We love open source, and it is taking over the world. In fact, Sumo Logic has contributed code to a number of repositories, many of which are listed on the Open-source at Sumo Logic page. To have a strong and successful following, an open source project needs contributors, purpose, value, users, and great leadership. Contributors are the lifeline of open source projects, and there are loads of open source projects that unfortunately haven’t been touched in years. A great way to keep an open source project alive is to get involved and make contributions to an existing project you’re currently using.
Why should you contribute? Why do firefighters volunteer?
The reasons are actually similar:
- Give back to the community
- Be part of a team
- Fulfill a family tradition
- Passion for the career
Where can you start to contribute? Selenium is one open source project to pay attention to. Personally, as a consumer of Selenium, it can feel good to give back to the project that I use every day, and be part of the team that has one of the hottest open source projects out there today.
By contributing, you can gain exposure and experience. You don’t actually have to code to be a contributor. Let’s start reviewing the different types of roles you can take on as a contributor:
Open-source Project Roles
There are many skills and roles involved in an open source project. You only need to understand a project’s roles to find your place in the project.
|Project Lead or Committee
|Provides technical leadership for the project as a whole. The responsibilities include driving the project’s direction, working as a maintainer of code, enforcing standards and quality, and more. This role will be the only one with write access to the repository. They will review all pull requests from existing or new contributors.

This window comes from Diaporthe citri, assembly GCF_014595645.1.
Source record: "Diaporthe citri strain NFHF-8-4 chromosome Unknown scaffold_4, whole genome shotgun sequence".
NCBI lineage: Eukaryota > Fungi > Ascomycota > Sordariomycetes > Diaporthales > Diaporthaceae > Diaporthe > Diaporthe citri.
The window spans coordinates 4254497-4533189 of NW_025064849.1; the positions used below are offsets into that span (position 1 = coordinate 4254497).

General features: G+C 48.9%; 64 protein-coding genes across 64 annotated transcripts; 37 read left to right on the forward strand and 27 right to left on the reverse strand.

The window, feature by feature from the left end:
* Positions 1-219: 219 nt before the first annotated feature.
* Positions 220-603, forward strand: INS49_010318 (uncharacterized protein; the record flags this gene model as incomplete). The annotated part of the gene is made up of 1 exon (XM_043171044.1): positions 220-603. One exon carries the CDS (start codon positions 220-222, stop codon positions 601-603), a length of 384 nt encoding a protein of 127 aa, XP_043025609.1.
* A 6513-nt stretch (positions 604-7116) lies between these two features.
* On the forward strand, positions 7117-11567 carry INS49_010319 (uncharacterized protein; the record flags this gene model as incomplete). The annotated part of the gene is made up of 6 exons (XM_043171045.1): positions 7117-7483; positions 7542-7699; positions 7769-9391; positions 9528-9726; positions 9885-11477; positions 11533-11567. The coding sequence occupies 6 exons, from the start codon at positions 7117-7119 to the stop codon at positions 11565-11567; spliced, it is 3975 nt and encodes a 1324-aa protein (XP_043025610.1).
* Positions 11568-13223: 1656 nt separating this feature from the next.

|Will contribute code by fixing bugs and implementing feature requests, building a formal website or re-design, or contributing logos and/or icons approved by project lead or committee.
|Activities may vary. You may be reproducing bugs, identifying important test coverage, preventing bugs, introducing new testing solutions, or reviewing documentation. (Yes, open source projects need testing.)
|Provides multiple ways to contribute to an open project. Some of the responsibilities include answering questions on discussion boards or mailing lists, writing and reviewing documentation, developing Get Started tutorial material, corresponding with the community, or creating screencasts on features, or tutorials on how to use the project.
Getting Involved and Becoming an Open-source Contributor
As technologists, we use our free time to learn new technologies. We can also use our time to contribute to an open source project that we love. Doing so is a great opportunity to work with talented people in the same field. Plus, contributing to open source projects allows you to network far outside your stiletto network of friends and co-workers. In addition, contributing allows you to brand yourself, develop new skills, and gain that valuable experience working on a virtual project.
If you’re contributing to non-code tasks, ask yourself how your contribution will help others. Let’s review some contribution activities: